I’m sure by now most of us have seen The Consumerist story about a United ticket agent that decided it was time to take a break instead of helping someone trying to get to their dying mother. I don’t want to get too far into this, but I do have a few thoughts.
First of all, my condolences to Mike and his girlfriend for their loss, and unfortunately I don’t doubt that the ticket agent was utmost unhelpful. The agent in this instance could really use some retraining regardless of whether or not she was dealing with a customer that had a dying relative.
At the same time some crucial details are missing and we’ve only heard one side of the story, so I don’t think it’s fair to draw too many conclusions. It’s also important to consider just how many people travel daily with special circumstances.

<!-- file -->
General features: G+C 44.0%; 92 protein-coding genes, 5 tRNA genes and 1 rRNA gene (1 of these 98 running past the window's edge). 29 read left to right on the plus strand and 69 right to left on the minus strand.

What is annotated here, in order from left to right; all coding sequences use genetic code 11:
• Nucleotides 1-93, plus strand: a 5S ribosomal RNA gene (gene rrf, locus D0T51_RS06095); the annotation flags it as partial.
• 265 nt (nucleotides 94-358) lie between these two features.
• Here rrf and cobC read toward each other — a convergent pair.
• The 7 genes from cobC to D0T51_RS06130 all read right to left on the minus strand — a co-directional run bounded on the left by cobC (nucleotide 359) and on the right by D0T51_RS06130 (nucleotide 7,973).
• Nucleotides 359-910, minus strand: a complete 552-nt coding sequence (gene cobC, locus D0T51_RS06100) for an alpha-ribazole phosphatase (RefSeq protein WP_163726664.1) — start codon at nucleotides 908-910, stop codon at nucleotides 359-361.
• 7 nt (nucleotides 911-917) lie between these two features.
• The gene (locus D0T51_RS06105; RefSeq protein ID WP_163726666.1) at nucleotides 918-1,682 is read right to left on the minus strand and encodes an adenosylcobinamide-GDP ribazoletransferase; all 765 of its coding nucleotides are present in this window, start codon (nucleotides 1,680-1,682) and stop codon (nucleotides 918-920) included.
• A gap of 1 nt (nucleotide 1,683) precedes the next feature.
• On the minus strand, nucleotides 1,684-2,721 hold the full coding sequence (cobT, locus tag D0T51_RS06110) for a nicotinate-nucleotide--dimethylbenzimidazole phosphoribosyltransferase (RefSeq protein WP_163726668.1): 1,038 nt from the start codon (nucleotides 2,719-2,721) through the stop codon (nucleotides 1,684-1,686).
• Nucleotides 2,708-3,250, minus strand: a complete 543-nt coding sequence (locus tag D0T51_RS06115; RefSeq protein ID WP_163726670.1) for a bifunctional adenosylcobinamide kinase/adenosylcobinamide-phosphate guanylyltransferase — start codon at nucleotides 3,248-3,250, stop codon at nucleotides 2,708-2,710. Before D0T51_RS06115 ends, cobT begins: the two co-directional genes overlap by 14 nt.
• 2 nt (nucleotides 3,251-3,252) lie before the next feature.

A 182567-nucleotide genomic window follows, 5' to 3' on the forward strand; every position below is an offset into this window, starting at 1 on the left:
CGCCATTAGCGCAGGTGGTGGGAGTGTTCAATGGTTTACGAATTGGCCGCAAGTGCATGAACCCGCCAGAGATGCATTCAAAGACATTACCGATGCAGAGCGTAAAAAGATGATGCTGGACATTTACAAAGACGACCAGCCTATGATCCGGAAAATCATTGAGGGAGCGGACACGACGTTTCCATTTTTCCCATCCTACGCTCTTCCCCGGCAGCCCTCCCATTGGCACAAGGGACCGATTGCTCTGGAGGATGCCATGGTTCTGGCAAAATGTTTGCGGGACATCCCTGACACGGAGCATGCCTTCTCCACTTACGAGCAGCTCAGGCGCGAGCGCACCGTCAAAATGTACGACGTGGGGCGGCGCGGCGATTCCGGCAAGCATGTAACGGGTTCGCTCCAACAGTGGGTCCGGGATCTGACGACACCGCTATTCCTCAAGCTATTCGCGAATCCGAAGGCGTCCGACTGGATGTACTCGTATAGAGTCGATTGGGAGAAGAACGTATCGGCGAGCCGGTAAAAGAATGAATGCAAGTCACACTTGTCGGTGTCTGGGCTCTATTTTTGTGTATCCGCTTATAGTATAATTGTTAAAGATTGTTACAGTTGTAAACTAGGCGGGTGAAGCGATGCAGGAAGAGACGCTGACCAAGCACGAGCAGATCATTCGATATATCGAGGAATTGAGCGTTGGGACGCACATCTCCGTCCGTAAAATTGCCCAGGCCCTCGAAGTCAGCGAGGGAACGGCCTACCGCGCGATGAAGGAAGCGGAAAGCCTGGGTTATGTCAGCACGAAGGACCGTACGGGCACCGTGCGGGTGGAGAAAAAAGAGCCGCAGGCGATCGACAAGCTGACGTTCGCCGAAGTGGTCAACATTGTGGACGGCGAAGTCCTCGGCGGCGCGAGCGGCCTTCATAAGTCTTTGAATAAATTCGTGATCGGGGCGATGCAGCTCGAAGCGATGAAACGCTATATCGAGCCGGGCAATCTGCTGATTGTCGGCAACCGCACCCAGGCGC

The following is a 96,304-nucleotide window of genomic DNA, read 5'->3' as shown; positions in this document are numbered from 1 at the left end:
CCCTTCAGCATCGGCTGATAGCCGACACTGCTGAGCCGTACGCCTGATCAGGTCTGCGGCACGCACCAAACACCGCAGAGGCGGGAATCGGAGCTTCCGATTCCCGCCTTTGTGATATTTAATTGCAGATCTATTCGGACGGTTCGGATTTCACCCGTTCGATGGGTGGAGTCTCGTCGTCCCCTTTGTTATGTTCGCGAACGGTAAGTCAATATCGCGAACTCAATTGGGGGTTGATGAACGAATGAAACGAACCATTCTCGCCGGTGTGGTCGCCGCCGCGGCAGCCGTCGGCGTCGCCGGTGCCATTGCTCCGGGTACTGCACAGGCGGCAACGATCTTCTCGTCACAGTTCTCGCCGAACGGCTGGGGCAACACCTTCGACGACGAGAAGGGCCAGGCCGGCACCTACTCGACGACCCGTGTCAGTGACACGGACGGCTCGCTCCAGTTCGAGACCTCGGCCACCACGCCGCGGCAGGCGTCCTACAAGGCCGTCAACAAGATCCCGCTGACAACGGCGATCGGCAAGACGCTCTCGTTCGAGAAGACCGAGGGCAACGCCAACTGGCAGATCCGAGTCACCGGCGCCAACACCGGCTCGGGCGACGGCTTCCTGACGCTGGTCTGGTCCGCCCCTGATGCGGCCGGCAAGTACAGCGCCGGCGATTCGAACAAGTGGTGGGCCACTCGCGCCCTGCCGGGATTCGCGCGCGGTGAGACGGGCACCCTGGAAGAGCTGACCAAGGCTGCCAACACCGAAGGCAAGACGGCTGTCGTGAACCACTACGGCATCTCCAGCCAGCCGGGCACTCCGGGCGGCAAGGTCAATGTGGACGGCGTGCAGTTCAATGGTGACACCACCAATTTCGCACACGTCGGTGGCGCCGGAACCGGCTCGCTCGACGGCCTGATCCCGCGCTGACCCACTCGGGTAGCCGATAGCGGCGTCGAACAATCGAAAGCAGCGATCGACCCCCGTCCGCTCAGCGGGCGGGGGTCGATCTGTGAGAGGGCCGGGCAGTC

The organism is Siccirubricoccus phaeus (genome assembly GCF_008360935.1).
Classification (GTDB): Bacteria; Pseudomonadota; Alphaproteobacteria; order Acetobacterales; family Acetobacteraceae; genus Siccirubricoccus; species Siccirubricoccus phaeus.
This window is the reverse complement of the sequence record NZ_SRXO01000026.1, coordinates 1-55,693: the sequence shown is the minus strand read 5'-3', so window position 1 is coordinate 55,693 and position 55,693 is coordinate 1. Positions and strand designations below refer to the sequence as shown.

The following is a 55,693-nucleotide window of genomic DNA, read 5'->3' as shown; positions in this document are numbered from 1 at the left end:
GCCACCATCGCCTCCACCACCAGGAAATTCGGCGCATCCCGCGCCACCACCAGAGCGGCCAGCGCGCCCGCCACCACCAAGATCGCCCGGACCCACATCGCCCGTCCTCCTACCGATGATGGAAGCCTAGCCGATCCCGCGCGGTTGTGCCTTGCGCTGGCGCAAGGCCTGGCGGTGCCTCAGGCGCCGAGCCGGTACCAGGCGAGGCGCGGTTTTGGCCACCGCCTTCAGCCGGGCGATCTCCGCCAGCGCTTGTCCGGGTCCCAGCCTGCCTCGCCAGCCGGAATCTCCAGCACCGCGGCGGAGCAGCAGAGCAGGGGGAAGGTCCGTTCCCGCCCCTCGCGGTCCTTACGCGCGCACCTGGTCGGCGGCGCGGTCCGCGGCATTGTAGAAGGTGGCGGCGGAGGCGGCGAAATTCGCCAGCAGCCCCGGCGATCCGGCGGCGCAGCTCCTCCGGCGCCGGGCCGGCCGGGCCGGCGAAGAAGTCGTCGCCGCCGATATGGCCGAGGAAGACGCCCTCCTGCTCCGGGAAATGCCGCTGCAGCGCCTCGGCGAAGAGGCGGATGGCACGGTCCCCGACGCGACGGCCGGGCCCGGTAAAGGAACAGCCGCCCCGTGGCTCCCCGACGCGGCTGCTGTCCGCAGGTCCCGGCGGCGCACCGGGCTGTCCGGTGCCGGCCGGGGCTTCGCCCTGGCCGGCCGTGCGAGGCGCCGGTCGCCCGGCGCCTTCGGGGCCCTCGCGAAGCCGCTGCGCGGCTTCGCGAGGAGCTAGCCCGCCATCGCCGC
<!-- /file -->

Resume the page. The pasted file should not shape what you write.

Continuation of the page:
Anyway, what I’m more interested in is the complaint letter that Mike wrote to Glenn Tilton, United’s CEO. It’s a perfect example of sensationalist writing that’s perfect for The Consumerist, but otherwise would get thrown in the trash right away, had it not received so much media attention. Heck, I didn’t even read the whole letter the first time around, since I lost interest after a few paragraphs. I wrote a post a while back about writing complaint letters, and Mike’s letter in this case violates nearly every one of the “rules” I follow.
What are my issues with his letter? First, it’s too damn long. He could have just as easily written his complaint in a single paragraph. The reason it’s too long is because it’s filled with nothing but emotion. Yes, this is an extremely sad event, but those circumstances are outside of United’s control. What was within United’s control, however, were the actions of the agent, and those can easily be summarized by sticking to the facts. As much as I’m not a fan of Glenn Tilton, this is not a case in which you take a “you” attitude and basically blame it on him.